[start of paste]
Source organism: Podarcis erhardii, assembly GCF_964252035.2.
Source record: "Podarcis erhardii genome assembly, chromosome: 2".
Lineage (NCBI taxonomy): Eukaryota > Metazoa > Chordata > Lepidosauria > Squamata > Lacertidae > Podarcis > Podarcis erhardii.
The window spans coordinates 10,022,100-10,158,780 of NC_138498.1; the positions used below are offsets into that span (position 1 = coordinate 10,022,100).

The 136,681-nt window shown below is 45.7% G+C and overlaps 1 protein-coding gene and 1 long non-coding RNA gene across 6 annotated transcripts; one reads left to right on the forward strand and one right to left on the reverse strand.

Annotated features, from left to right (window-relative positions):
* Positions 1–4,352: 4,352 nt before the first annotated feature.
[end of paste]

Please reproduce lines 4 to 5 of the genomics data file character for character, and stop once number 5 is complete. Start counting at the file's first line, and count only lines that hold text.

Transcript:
The window spans coordinates 10,022,100-10,158,780 of NC_138498.1; the positions used below are offsets into that span (position 1 = coordinate 10,022,100).

The 136,681-nt window shown below is 45.7% G+C and overlaps 1 protein-coding gene and 1 long non-coding RNA gene across 6 annotated transcripts; one reads left to right on the forward strand and one right to left on the reverse strand.